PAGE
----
ALBANY — Sure, it’s only the second week of January, but Saturday night’s Albany Symphony Orchestra performance with Yo-Yo Ma may go down as the concert of the year.
What the sold-out crowd of 2,851 witnessed at the Palace Theatre was a magical combination of “the world’s greatest concert musician,” according to conductor David Alan Miller, and a hometown symphony that continues to be on fire. Over the course of four diverse pieces, audiences were given top-notch musicianship replete with lusty playing by both soloist and orchestra, especially in the three movements and 40 minutes of Antonin Dvorak’s of the immensely crowd-pleasing Cello Concerto in B minor, Op. 104, B. 191.
Ma, as usual, worked his cello with expressive pleasure. With eyes shut and head tilted back one moment, he’d suddenly lean forward the next and rock his head with such force he’d send his short, hardly head-banging locks flying. That happened during the first movement, when Ma’s fingers moved with assured fluidity as he repeated the concerto’s major theme in many octaves.
Some of the richest musical moments of the Dvorak occurred when Ma’s played in juxtaposition with another musician. The second movement includes a quiet moment in which Ma alone plays for a few measures until the flute enters, subtly and sweetly played by Floyd Hebert. The quiet counterpoint allowed for a contemplative moment before the rest of the orchestra joined in.
Likewise, the third movement contained a lively contrapuntal contest between Ma and the concertmaster Jill Levy. This time, the ever-emotive Ma turned his head toward Levy as if to challenge her by staring her down. Moments like those allow Ma’s humanity to shine through the music.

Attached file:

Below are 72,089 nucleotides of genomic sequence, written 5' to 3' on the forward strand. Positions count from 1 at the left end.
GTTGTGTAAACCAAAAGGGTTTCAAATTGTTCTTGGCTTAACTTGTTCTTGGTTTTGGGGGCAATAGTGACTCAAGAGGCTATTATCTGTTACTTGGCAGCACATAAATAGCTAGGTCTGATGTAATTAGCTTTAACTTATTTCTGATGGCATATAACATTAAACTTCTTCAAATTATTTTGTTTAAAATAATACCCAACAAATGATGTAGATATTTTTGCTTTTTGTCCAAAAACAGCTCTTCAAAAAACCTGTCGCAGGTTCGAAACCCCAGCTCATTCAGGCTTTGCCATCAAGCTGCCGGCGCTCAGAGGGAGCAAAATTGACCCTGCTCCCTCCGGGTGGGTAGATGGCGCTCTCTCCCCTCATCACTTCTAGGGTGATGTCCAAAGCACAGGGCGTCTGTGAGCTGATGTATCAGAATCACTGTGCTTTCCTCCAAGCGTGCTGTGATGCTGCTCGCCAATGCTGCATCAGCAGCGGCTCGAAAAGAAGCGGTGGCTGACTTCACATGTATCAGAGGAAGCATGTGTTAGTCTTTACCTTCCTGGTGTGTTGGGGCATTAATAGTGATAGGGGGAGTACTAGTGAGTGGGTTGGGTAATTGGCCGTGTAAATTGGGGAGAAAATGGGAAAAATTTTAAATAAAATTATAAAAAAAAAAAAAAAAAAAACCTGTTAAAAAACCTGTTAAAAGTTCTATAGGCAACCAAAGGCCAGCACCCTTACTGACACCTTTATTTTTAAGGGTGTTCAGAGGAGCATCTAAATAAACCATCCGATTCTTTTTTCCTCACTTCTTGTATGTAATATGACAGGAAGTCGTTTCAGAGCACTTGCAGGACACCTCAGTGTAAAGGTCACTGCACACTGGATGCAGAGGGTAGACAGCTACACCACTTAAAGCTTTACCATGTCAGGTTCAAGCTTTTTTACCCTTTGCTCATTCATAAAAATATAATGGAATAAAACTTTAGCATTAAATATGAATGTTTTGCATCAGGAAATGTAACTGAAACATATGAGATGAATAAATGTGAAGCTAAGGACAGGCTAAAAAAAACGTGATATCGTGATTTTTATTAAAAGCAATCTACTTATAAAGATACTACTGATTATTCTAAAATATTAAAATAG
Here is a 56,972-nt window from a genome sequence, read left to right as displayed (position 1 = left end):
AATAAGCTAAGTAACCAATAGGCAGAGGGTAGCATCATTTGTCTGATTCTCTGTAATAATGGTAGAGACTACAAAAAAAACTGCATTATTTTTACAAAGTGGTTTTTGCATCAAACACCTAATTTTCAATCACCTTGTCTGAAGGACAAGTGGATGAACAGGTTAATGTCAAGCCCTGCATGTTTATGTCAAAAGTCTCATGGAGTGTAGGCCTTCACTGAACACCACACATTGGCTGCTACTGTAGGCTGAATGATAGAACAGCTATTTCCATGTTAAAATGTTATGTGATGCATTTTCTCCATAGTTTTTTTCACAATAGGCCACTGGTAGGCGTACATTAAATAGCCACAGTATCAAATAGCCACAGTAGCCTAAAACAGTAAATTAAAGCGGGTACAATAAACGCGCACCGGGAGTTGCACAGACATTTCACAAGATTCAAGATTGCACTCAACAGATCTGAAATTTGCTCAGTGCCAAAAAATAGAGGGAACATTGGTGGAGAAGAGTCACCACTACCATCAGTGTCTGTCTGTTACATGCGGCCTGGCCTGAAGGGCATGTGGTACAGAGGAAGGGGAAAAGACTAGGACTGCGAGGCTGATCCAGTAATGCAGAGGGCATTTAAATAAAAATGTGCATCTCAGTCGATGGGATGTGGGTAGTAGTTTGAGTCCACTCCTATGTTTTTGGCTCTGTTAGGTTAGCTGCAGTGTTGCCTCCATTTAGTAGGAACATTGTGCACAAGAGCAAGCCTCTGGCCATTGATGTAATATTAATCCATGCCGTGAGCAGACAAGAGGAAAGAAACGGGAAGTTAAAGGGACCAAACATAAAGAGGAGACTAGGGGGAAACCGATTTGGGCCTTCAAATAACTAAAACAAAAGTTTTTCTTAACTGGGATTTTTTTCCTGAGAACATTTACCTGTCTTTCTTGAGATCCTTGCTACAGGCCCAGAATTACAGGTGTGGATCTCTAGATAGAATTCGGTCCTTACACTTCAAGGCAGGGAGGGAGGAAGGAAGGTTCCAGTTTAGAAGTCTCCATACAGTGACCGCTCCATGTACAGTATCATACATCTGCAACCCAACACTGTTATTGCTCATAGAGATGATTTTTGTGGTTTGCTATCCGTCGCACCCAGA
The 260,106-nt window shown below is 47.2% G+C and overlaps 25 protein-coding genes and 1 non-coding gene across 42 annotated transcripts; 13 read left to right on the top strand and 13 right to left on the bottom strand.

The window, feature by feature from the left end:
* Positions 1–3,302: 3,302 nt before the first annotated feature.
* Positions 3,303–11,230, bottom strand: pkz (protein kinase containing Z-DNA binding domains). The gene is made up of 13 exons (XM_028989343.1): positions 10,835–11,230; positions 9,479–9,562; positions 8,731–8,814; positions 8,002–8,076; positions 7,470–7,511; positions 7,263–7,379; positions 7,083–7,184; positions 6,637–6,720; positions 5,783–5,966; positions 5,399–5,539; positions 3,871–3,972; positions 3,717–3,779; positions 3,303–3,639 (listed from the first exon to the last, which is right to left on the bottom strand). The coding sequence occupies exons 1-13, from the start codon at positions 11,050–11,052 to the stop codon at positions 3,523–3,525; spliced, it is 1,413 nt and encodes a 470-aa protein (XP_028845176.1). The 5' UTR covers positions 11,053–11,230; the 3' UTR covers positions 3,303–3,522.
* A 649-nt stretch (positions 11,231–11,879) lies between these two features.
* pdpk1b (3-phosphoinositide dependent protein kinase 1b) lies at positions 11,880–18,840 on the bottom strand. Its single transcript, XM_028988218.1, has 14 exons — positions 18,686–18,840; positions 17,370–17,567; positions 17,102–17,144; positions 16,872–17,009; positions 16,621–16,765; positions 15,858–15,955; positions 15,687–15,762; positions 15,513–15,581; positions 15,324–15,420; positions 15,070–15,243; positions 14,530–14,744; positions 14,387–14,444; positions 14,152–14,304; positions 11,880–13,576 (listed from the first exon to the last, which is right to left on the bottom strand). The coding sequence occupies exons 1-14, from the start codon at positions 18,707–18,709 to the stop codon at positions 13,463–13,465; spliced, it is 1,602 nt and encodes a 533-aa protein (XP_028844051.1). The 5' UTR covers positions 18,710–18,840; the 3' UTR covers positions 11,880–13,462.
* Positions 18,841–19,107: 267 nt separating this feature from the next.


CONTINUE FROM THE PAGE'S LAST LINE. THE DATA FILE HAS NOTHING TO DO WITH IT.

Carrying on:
The audience seemed to feel it, too, and responded with a standing ovation that lasted a solid five moments after the big finish of the Dvorak.
The other moment of big applause occurred for a young composer named Clint Needham, whose nine-minute “Everyday Life” had its world premiere at the beginning of Saturday’s program. In a pre-concert speech from the stage, Needham, who was born in 1981, said the piece was inspired by his twin 3-year-old boys and 1-year-old daughter. His piece was a Pixar-like pastiche of beautiful, string-filled cinematic passages interrupted by percussive jolts and then full-orchestra frenetic playing, which helped to build the tension.
The piece was fun, but it didn’t hold together as well as the piece that followed it, which was by a true cinematic master, John William’s “Elegy” for Cello and Orchestra. In that piece, Ma displayed true power in quietness, with a gentle line played over a hushed, and sometimes silent, strings.
Also on the program was the wonderfully varied Johannes Brahms work Variations on a Theme by Haydn, Op. 56. After the stately beat and Baroque-like geometerey of the theme, the variations open into a wider realm of music history, with the gentle beauty of the Classical period, the sweeping power of the Romantics and the lyrical turns to dance-like brightness. Throughout it all, the ASO got to show its stuff.
So kudos must go to Miller for the excellent program. Kudos, too, are deserved for the Capital Region audience, which came out in force to honor and experience moments in which both old and new music were brought to life.
Albany Symphony Orchestra
With Yo-Yo Ma, cello
When: 7 p.m. Saturday
Where: Palace Theatre, 19 Clinton Ave., Albany
Crowd: Sold out, with a wide variety of ages
Length: Two hours, with one intermission